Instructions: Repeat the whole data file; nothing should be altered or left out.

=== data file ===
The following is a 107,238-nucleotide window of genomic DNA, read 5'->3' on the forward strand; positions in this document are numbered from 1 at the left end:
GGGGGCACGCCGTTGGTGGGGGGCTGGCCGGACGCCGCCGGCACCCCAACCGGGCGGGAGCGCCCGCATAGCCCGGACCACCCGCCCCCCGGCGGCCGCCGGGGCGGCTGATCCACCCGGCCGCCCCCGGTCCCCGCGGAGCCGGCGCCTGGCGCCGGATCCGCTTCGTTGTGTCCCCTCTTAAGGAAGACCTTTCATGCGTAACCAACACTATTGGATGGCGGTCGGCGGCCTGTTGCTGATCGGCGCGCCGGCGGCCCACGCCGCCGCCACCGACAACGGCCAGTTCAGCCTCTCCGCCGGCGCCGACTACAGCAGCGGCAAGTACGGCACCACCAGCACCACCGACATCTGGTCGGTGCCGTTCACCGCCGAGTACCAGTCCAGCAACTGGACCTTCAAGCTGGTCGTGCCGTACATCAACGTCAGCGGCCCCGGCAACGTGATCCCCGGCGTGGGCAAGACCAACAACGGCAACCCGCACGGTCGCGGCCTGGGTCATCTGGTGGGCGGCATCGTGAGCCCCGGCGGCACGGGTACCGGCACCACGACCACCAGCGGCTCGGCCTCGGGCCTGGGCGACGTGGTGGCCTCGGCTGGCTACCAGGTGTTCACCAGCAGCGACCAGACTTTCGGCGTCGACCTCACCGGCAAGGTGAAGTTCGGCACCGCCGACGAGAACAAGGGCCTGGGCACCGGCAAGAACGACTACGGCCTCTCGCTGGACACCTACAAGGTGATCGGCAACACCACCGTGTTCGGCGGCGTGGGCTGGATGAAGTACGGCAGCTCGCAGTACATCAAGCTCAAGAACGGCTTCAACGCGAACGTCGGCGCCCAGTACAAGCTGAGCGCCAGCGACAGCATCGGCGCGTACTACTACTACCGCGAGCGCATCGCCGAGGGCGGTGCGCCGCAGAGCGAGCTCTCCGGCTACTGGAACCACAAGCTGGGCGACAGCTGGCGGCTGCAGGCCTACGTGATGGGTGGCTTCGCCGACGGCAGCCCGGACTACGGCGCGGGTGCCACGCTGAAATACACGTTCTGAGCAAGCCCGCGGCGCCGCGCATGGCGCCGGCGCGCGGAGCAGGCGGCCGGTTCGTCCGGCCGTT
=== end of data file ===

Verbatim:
The following is a 107,238-nucleotide window of genomic DNA, read 5'->3' on the forward strand; positions in this document are numbered from 1 at the left end:
GGGGGCACGCCGTTGGTGGGGGGCTGGCCGGACGCCGCCGGCACCCCAACCGGGCGGGAGCGCCCGCATAGCCCGGACCACCCGCCCCCCGGCGGCCGCCGGGGCGGCTGATCCACCCGGCCGCCCCCGGTCCCCGCGGAGCCGGCGCCTGGCGCCGGATCCGCTTCGTTGTGTCCCCTCTTAAGGAAGACCTTTCATGCGTAACCAACACTATTGGATGGCGGTCGGCGGCCTGTTGCTGATCGGCGCGCCGGCGGCCCACGCCGCCGCCACCGACAACGGCCAGTTCAGCCTCTCCGCCGGCGCCGACTACAGCAGCGGCAAGTACGGCACCACCAGCACCACCGACATCTGGTCGGTGCCGTTCACCGCCGAGTACCAGTCCAGCAACTGGACCTTCAAGCTGGTCGTGCCGTACATCAACGTCAGCGGCCCCGGCAACGTGATCCCCGGCGTGGGCAAGACCAACAACGGCAACCCGCACGGTCGCGGCCTGGGTCATCTGGTGGGCGGCATCGTGAGCCCCGGCGGCACGGGTACCGGCACCACGACCACCAGCGGCTCGGCCTCGGGCCTGGGCGACGTGGTGGCCTCGGCTGGCTACCAGGTGTTCACCAGCAGCGACCAGACTTTCGGCGTCGACCTCACCGGCAAGGTGAAGTTCGGCACCGCCGACGAGAACAAGGGCCTGGGCACCGGCAAGAACGACTACGGCCTCTCGCTGGACACCTACAAGGTGATCGGCAACACCACCGTGTTCGGCGGCGTGGGCTGGATGAAGTACGGCAGCTCGCAGTACATCAAGCTCAAGAACGGCTTCAACGCGAACGTCGGCGCCCAGTACAAGCTGAGCGCCAGCGACAGCATCGGCGCGTACTACTACTACCGCGAGCGCATCGCCGAGGGCGGTGCGCCGCAGAGCGAGCTCTCCGGCTACTGGAACCACAAGCTGGGCGACAGCTGGCGGCTGCAGGCCTACGTGATGGGTGGCTTCGCCGACGGCAGCCCGGACTACGGCGCGGGTGCCACGCTGAAATACACGTTCTGAGCAAGCCCGCGGCGCCGCGCATGGCGCCGGCGCGCGGAGCAGGCGGCCGGTTCGTCCGGCCGTT